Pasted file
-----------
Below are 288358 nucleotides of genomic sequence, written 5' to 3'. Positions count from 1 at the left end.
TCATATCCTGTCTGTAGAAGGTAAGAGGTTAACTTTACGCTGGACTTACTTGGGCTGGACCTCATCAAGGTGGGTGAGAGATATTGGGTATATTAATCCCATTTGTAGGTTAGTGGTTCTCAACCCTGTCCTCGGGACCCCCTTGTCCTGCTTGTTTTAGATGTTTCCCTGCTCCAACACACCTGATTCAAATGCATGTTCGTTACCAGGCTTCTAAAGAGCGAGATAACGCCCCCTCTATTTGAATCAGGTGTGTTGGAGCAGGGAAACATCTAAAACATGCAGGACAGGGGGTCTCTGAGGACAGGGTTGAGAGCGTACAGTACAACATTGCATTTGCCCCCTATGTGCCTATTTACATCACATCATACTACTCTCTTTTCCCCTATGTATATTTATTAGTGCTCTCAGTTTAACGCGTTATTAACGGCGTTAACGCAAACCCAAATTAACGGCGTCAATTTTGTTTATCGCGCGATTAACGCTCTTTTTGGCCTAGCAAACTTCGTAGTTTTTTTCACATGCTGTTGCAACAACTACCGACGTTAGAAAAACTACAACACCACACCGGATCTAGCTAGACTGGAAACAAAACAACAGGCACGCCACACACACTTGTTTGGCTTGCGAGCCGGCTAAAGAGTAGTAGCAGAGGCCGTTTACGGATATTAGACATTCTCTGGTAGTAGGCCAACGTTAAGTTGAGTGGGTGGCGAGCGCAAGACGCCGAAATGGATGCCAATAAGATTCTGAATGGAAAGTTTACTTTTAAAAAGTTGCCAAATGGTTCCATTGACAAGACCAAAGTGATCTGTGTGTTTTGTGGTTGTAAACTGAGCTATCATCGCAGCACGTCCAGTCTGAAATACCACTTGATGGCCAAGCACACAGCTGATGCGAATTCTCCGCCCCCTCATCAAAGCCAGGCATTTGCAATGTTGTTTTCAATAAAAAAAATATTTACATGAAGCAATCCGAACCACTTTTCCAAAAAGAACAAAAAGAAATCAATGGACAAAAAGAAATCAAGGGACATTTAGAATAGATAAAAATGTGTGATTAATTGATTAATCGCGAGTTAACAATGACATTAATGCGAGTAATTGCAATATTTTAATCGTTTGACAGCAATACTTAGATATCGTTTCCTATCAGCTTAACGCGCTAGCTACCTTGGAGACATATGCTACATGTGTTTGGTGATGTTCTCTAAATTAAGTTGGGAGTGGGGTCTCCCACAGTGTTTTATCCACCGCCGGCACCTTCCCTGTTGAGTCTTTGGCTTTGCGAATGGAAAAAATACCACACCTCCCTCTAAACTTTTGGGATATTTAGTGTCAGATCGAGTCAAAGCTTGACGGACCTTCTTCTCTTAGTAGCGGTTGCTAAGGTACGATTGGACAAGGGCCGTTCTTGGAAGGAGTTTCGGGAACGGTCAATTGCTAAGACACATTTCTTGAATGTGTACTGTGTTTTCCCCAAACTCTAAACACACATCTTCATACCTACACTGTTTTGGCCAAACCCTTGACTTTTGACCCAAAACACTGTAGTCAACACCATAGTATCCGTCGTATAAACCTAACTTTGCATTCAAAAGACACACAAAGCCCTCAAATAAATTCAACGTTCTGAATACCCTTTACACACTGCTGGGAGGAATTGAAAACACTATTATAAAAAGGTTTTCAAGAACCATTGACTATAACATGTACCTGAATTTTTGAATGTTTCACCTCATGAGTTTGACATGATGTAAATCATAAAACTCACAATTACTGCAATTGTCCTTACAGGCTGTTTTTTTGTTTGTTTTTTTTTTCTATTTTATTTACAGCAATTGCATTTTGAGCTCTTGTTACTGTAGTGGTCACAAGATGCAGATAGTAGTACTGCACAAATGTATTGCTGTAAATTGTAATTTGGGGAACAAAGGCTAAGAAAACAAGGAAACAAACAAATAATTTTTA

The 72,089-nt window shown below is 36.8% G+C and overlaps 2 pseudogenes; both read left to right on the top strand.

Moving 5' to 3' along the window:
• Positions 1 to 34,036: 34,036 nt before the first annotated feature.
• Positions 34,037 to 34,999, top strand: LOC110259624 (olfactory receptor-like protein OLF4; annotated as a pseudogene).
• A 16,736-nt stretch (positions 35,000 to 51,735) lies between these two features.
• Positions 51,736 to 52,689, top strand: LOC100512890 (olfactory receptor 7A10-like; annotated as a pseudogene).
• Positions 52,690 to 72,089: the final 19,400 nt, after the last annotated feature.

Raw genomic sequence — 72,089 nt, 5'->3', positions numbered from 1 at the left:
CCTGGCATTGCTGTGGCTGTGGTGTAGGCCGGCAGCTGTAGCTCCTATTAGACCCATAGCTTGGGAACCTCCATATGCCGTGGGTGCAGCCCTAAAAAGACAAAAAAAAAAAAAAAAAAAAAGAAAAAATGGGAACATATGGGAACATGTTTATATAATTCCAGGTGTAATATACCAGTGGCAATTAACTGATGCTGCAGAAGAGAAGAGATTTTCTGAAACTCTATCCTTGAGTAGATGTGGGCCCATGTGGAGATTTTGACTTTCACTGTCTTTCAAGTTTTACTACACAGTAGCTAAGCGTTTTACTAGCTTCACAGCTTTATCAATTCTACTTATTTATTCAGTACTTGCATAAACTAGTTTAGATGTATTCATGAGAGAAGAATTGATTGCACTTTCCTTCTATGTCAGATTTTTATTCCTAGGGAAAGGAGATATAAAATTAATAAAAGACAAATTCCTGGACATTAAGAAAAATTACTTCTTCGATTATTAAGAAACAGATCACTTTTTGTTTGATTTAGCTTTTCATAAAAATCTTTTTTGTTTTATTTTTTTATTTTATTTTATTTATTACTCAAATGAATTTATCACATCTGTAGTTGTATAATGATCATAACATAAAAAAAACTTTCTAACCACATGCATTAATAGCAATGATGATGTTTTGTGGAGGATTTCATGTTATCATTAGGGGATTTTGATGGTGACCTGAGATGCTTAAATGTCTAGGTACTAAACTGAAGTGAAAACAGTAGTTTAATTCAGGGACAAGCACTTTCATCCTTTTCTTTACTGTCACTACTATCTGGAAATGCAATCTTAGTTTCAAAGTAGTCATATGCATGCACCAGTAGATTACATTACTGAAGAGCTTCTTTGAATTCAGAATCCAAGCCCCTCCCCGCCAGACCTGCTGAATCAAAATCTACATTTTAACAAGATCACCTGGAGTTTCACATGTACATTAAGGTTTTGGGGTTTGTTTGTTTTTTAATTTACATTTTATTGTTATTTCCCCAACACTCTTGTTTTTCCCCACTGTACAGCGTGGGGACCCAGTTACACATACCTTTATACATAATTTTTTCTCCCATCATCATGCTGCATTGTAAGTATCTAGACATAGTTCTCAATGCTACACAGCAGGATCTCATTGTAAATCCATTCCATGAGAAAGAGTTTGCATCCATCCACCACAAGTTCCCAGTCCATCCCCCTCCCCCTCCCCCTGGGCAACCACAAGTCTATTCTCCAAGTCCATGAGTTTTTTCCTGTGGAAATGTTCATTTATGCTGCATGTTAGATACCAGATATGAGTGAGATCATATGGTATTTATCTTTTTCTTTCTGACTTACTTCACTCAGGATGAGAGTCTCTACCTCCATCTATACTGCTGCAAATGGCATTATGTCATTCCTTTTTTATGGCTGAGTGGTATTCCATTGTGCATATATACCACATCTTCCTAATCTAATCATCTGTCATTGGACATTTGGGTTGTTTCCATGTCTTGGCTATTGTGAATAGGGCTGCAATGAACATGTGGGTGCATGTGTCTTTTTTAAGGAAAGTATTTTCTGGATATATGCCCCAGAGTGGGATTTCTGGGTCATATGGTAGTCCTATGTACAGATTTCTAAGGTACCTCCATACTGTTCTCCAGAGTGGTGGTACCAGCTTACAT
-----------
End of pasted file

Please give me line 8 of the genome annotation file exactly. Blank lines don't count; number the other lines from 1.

• Positions 51,736 to 52,689, top strand: LOC100512890 (olfactory receptor 7A10-like; annotated as a pseudogene).